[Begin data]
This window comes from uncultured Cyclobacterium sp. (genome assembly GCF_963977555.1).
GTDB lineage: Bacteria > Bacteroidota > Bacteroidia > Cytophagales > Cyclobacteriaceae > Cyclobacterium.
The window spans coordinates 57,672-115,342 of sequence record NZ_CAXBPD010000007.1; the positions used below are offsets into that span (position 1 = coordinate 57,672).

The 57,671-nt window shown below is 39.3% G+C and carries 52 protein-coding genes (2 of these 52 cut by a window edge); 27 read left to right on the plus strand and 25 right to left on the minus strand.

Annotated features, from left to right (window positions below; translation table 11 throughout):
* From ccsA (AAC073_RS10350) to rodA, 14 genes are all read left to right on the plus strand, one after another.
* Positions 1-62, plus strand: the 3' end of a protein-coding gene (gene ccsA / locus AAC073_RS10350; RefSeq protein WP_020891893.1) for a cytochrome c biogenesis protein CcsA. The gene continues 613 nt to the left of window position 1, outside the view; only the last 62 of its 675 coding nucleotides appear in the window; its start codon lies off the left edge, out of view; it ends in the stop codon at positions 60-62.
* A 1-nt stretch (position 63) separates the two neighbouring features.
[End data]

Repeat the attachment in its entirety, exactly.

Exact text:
This window comes from uncultured Cyclobacterium sp. (genome assembly GCF_963977555.1).
GTDB lineage: Bacteria > Bacteroidota > Bacteroidia > Cytophagales > Cyclobacteriaceae > Cyclobacterium.
The window spans coordinates 57,672-115,342 of sequence record NZ_CAXBPD010000007.1; the positions used below are offsets into that span (position 1 = coordinate 57,672).

The 57,671-nt window shown below is 39.3% G+C and carries 52 protein-coding genes (2 of these 52 cut by a window edge); 27 read left to right on the plus strand and 25 right to left on the minus strand.

Annotated features, from left to right (window positions below; translation table 11 throughout):
* From ccsA (AAC073_RS10350) to rodA, 14 genes are all read left to right on the plus strand, one after another.
* Positions 1-62, plus strand: the 3' end of a protein-coding gene (gene ccsA / locus AAC073_RS10350; RefSeq protein WP_020891893.1) for a cytochrome c biogenesis protein CcsA. The gene continues 613 nt to the left of window position 1, outside the view; only the last 62 of its 675 coding nucleotides appear in the window; its start codon lies off the left edge, out of view; it ends in the stop codon at positions 60-62.
* A 1-nt stretch (position 63) separates the two neighbouring features.